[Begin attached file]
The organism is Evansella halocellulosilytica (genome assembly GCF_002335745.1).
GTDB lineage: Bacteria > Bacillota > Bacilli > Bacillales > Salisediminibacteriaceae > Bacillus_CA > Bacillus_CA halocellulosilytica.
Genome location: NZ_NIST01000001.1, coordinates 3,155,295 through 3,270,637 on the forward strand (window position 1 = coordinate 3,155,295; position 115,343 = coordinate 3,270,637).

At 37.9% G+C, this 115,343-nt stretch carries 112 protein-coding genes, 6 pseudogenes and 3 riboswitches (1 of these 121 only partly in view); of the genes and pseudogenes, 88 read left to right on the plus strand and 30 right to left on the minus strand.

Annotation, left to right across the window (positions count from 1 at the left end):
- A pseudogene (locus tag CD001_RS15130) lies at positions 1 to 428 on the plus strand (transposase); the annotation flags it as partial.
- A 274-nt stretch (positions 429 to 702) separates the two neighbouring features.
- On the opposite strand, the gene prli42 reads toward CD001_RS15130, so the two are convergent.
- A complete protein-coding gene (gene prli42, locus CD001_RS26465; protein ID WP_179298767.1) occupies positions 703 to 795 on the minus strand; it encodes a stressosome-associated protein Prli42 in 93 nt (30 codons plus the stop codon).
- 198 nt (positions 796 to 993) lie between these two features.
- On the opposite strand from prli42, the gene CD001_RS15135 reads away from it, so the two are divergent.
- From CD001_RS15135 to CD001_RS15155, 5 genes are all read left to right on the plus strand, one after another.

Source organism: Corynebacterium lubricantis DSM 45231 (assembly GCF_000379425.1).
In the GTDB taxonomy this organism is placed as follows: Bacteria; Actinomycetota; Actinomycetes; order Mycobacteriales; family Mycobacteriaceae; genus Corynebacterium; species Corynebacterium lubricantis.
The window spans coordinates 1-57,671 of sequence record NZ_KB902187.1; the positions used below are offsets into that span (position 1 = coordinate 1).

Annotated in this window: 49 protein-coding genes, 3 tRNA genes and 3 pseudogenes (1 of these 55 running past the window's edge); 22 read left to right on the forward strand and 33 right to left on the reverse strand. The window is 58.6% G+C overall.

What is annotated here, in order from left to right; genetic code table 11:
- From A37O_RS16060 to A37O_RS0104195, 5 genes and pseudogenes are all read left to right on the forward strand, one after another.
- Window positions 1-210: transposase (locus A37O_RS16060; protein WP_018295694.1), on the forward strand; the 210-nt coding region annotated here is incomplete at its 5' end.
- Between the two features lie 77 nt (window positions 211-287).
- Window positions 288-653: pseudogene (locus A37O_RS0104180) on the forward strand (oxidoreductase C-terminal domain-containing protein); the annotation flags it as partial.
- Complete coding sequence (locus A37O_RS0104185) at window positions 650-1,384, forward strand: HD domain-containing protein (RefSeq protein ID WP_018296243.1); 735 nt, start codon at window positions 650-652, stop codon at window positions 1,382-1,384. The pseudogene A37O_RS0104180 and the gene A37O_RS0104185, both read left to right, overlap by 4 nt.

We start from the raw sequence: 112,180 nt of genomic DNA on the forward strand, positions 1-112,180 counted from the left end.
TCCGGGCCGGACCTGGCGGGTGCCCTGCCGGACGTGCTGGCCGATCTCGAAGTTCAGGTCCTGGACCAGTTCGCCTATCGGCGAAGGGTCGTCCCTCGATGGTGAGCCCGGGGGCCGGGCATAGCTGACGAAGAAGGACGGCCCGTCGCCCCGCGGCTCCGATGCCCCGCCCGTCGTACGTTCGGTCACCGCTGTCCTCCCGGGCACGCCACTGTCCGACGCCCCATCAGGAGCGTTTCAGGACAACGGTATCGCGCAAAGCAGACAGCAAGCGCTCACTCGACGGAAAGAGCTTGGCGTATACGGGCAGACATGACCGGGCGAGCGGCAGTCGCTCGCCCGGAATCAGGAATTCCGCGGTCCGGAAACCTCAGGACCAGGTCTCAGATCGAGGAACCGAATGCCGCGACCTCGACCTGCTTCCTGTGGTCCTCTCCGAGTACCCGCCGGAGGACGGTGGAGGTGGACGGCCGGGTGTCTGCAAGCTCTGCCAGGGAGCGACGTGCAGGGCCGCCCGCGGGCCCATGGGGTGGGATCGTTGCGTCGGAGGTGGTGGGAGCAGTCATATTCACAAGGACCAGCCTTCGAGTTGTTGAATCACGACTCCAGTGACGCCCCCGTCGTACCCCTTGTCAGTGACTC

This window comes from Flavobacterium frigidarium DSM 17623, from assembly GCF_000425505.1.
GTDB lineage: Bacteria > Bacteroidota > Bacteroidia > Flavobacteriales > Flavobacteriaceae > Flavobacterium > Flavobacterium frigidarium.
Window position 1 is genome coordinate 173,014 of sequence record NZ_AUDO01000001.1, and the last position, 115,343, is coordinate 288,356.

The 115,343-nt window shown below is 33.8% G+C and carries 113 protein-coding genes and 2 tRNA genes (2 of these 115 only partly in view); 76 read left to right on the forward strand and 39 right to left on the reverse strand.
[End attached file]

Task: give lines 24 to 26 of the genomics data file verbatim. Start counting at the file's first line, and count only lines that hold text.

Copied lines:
TCCGGGCCGGACCTGGCGGGTGCCCTGCCGGACGTGCTGGCCGATCTCGAAGTTCAGGTCCTGGACCAGTTCGCCTATCGGCGAAGGGTCGTCCCTCGATGGTGAGCCCGGGGGCCGGGCATAGCTGACGAAGAAGGACGGCCCGTCGCCCCGCGGCTCCGATGCCCCGCCCGTCGTACGTTCGGTCACCGCTGTCCTCCCGGGCACGCCACTGTCCGACGCCCCATCAGGAGCGTTTCAGGACAACGGTATCGCGCAAAGCAGACAGCAAGCGCTCACTCGACGGAAAGAGCTTGGCGTATACGGGCAGACATGACCGGGCGAGCGGCAGTCGCTCGCCCGGAATCAGGAATTCCGCGGTCCGGAAACCTCAGGACCAGGTCTCAGATCGAGGAACCGAATGCCGCGACCTCGACCTGCTTCCTGTGGTCCTCTCCGAGTACCCGCCGGAGGACGGTGGAGGTGGACGGCCGGGTGTCTGCAAGCTCTGCCAGGGAGCGACGTGCAGGGCCGCCCGCGGGCCCATGGGGTGGGATCGTTGCGTCGGAGGTGGTGGGAGCAGTCATATTCACAAGGACCAGCCTTCGAGTTGTTGAATCACGACTCCAGTGACGCCCCCGTCGTACCCCTTGTCAGTGACTC

This window comes from Flavobacterium frigidarium DSM 17623, from assembly GCF_000425505.1.
GTDB lineage: Bacteria > Bacteroidota > Bacteroidia > Flavobacteriales > Flavobacteriaceae > Flavobacterium > Flavobacterium frigidarium.